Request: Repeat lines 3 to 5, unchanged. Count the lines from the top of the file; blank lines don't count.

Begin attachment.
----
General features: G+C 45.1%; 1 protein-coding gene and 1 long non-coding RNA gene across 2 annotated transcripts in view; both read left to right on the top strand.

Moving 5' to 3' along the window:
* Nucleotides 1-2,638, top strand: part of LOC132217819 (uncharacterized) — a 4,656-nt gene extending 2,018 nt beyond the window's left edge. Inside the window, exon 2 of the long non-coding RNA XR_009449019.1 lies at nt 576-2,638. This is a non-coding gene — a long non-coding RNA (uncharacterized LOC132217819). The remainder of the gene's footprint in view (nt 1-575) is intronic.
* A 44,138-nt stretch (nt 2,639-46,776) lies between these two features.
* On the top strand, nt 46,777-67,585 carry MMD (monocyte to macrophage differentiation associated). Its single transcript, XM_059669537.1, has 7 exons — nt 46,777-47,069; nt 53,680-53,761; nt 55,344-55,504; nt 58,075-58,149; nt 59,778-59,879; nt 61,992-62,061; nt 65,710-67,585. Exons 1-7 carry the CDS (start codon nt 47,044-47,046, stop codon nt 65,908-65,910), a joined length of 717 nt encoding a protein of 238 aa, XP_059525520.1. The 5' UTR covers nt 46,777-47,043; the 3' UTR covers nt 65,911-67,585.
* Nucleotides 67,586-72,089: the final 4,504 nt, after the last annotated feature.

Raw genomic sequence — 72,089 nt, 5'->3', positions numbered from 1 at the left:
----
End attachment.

* Nucleotides 1-2,638, top strand: part of LOC132217819 (uncharacterized) — a 4,656-nt gene extending 2,018 nt beyond the window's left edge. Inside the window, exon 2 of the long non-coding RNA XR_009449019.1 lies at nt 576-2,638. This is a non-coding gene — a long non-coding RNA (uncharacterized LOC132217819). The remainder of the gene's footprint in view (nt 1-575) is intronic.
* A 44,138-nt stretch (nt 2,639-46,776) lies between these two features.
* On the top strand, nt 46,777-67,585 carry MMD (monocyte to macrophage differentiation associated). Its single transcript, XM_059669537.1, has 7 exons — nt 46,777-47,069; nt 53,680-53,761; nt 55,344-55,504; nt 58,075-58,149; nt 59,778-59,879; nt 61,992-62,061; nt 65,710-67,585. Exons 1-7 carry the CDS (start codon nt 47,044-47,046, stop codon nt 65,908-65,910), a joined length of 717 nt encoding a protein of 238 aa, XP_059525520.1. The 5' UTR covers nt 46,777-47,043; the 3' UTR covers nt 65,911-67,585.